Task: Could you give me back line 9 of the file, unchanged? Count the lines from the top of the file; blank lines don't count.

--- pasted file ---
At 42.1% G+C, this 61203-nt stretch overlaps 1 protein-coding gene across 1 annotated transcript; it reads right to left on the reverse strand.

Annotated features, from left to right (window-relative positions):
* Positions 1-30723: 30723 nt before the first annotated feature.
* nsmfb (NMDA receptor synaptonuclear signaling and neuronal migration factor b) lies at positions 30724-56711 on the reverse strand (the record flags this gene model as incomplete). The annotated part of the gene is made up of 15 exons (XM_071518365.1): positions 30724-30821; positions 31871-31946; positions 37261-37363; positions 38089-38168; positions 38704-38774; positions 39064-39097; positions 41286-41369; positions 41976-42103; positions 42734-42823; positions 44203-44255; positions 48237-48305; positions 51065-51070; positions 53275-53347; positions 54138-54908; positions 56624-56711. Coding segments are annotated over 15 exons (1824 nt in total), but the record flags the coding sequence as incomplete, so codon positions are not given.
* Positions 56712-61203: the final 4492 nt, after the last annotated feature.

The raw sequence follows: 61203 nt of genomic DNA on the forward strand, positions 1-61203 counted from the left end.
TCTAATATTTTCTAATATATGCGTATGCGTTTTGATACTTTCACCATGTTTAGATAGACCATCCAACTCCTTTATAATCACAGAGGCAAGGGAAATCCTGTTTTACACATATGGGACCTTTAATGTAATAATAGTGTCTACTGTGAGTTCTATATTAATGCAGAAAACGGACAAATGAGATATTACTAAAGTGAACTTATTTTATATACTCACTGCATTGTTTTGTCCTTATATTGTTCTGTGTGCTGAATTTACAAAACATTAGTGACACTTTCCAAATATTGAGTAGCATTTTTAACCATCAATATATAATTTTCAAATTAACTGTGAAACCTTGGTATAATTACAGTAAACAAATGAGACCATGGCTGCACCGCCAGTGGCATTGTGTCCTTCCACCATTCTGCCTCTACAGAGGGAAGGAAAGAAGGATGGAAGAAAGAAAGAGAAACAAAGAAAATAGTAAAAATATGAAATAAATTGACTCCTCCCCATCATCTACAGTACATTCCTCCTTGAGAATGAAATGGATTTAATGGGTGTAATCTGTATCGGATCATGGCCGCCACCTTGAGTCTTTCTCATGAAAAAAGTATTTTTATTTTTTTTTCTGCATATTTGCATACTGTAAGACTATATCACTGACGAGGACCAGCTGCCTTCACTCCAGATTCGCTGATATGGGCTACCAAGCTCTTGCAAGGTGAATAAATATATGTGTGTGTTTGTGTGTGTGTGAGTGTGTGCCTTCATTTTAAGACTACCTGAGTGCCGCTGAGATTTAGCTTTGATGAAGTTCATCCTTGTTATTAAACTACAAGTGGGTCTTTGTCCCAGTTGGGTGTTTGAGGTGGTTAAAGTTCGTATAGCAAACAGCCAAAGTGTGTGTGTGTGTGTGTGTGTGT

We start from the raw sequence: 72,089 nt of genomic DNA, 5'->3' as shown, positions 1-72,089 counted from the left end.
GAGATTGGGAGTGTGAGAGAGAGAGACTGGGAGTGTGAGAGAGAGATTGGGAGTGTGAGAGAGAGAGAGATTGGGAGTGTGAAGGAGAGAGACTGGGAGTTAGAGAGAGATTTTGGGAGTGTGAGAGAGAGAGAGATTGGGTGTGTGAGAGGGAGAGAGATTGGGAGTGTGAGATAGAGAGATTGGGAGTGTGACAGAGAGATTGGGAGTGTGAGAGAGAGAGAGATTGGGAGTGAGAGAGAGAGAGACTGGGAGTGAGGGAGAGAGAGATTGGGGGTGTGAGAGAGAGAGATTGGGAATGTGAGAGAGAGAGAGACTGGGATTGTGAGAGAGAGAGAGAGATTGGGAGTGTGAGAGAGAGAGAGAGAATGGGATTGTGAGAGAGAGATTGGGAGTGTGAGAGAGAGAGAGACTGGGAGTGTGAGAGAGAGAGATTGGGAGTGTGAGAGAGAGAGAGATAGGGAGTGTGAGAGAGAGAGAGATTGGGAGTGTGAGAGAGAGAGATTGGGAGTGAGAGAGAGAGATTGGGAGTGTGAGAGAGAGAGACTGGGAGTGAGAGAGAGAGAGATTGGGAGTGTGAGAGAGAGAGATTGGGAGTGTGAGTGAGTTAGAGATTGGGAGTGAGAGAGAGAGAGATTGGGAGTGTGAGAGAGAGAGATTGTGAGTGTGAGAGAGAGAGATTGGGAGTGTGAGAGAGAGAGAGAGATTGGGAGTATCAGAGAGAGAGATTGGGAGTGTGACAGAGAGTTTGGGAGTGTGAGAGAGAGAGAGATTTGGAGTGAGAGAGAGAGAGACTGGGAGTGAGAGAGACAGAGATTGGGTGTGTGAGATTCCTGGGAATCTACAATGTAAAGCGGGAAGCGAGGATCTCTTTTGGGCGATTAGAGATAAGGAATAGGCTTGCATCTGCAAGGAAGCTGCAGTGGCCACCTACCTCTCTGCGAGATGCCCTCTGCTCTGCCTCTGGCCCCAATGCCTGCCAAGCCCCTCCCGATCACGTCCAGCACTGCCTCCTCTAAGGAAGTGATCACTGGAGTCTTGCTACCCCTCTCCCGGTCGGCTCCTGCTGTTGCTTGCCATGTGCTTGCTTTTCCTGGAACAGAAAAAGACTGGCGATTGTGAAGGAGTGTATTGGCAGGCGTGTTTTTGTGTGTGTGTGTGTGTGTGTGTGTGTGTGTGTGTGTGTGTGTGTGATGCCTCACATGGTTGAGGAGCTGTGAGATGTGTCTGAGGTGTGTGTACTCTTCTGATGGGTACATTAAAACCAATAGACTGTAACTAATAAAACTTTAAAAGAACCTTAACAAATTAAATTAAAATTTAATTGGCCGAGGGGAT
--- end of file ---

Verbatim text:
GAGATTGGGAGTGTGAGAGAGAGAGACTGGGAGTGTGAGAGAGAGATTGGGAGTGTGAGAGAGAGAGAGATTGGGAGTGTGAAGGAGAGAGACTGGGAGTTAGAGAGAGATTTTGGGAGTGTGAGAGAGAGAGAGATTGGGTGTGTGAGAGGGAGAGAGATTGGGAGTGTGAGATAGAGAGATTGGGAGTGTGACAGAGAGATTGGGAGTGTGAGAGAGAGAGAGATTGGGAGTGAGAGAGAGAGAGACTGGGAGTGAGGGAGAGAGAGATTGGGGGTGTGAGAGAGAGAGATTGGGAATGTGAGAGAGAGAGAGACTGGGATTGTGAGAGAGAGAGAGAGATTGGGAGTGTGAGAGAGAGAGAGAGAATGGGATTGTGAGAGAGAGATTGGGAGTGTGAGAGAGAGAGAGACTGGGAGTGTGAGAGAGAGAGATTGGGAGTGTGAGAGAGAGAGAGATAGGGAGTGTGAGAGAGAGAGAGATTGGGAGTGTGAGAGAGAGAGATTGGGAGTGAGAGAGAGAGATTGGGAGTGTGAGAGAGAGAGACTGGGAGTGAGAGAGAGAGAGATTGGGAGTGTGAGAGAGAGAGATTGGGAGTGTGAGTGAGTTAGAGATTGGGAGTGAGAGAGAGAGAGATTGGGAGTGTGAGAGAGAGAGATTGTGAGTGTGAGAGAGAGAGATTGGGAGTGTGAGAGAGAGAGAGAGATTGGGAGTATCAGAGAGAGAGATTGGGAGTGTGACAGAGAGTTTGGGAGTGTGAGAGAGAGAGAGATTTGGAGTGAGAGAGAGAGAGACTGGGAGTGAGAGAGACAGAGATTGGGTGTGTGAGATTCCTGGGAATCTACAATGTAAAGCGGGAAGCGAGGATCTCTTTTGGGCGATTAGAGATAAGGAATAGGCTTGCATCTGCAAGGAAGCTGCAGTGGCCACCTACCTCTCTGCGAGATGCCCTCTGCTCTGCCTCTGGCCCCAATGCCTGCCAAGCCCCTCCCGATCACGTCCAGCACTGCCTCCTCTAAGGAAGTGATCACTGGAGTCTTGCTACCCCTCTCCCGGTCGGCTCCTGCTGTTGCTTGCCATGTGCTTGCTTTTCCTGGAACAGAAAAAGACTGGCGATTGTGAAGGAGTGTATTGGCAGGCGTGTTTTTGTGTGTGTGTGTGTGTGTGTGTGTGTGTGTGTGTGTGTGTGTGTGATGCCTCACATGGTTGAGGAGCTGTGAGATGTGTCTGAGGTGTGTGTACTCTTCTGATGGGTACATTAAAACCAATAGACTGTAACTAATAAAACTTTAAAAGAACCTTAACAAATTAAATTAAAATTTAATTGGCCGAGGGGAT